I recently stumbled upon this blog and like it very much, especially since I recently upgraded my camera to D7100. It is inspirational that Simon, who is in an academic setting can get amazing results, w/o going for more expensive models or too much technical jargon. I do not know if the published images have been subjected to lot of post processing, for which I have limited knowledge.
    I learned a new lesson from this post, i.e. that the rule of 3rds apply not only for foreground, middle ground and background but also left, right and the middle.
    Completely agree that in close up photography, unless it is a portrait, keeping subject off center is more pleasing.
    Great work Simon. So glad that you find time to write these articles and answer all the comments. Great teacher :-)

    • Thank you so much for your comments Narendra! I really appreciate you taking the time to post here. Regarding postprocessing, I honestly don’t do much except a bit of tweaking to the highlights and shadows along with a little (and I do mean little) bit of other color edits. Nothing major at all to any of the pictures you see here, unless I say something specific about it in the writeup.

      I’m so glad you learned something new from this post, and I will certainly keep the articles coming as long as nice people like you keep reading! :)

  5. Janet Richardson says:

    Simon, thanks for the time you put into your articles. I enjoy reading them. As far as your picture, you are on the campus of one of the best agricultural extension groups in the U.S. Shoot it over to them. I bet they know what it is.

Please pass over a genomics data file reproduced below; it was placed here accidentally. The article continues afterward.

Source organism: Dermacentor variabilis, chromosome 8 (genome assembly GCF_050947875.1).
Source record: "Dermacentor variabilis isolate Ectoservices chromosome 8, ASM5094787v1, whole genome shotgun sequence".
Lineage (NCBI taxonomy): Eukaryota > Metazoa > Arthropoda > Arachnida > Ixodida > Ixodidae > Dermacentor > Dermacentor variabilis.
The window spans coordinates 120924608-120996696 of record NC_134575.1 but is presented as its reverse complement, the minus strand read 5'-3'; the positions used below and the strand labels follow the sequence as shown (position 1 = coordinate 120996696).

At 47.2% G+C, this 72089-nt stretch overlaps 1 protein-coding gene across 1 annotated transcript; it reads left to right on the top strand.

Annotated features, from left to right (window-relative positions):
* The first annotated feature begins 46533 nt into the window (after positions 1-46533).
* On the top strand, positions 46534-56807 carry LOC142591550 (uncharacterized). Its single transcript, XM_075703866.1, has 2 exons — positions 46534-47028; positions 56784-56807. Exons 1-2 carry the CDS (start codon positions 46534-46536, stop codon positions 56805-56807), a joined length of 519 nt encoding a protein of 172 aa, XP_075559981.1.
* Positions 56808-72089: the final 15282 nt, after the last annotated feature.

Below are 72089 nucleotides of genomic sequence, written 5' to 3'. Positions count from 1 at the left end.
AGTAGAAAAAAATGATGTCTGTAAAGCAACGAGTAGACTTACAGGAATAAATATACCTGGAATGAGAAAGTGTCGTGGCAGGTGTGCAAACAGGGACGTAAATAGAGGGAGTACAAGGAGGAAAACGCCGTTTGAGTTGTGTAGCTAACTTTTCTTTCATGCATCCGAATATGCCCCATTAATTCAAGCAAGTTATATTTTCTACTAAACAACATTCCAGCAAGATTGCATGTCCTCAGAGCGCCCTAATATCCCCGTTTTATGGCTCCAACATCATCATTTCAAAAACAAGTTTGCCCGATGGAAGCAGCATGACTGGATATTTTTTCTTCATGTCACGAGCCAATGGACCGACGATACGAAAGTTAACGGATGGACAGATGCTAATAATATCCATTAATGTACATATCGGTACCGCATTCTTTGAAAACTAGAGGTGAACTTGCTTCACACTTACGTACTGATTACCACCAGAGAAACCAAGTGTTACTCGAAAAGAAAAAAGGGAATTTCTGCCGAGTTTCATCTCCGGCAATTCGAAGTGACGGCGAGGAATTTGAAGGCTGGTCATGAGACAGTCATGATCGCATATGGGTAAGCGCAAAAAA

• That’s a great idea, Janet! I can’t believe I didn’t think of that sooner. I’ll send it over and see what they can tell me.

  6. I think you often achieve something moody with the light. I like that the way the background supports the fore. It might be a pattern but for the limited depth.

    • You’re right about the light, William. You demonstrate this all the time in your own photography as well: paying attention to the light and composing your photos accordingly can make a huge difference in the quality of the final product.

  7. Gra Smith says:

    I recently started following Weekly Fifty after enjoying your articles in DPS. Really like your unassuming style and one of the few who can be bothered to post replies.
    Could the Rule of Thirds not apply to this style of photo as there is nothing else competing for attention?

    • Hello Gra and thank you so much for your comments! I’m glad you like my articles in DPS and thanks for checking out my little blog too :) You could be right about the rule of thirds in this photo, especially since there isn’t much else going on that would take the viewer’s attention. I do wonder what it would look like if the subject were perfectly centered (and perhaps I could go into Lightroom and crop the image to find out) but I don’t often compose my shots that way out of personal preference. I think a lot of it really does come down to your own unique style and learning to hone that over time.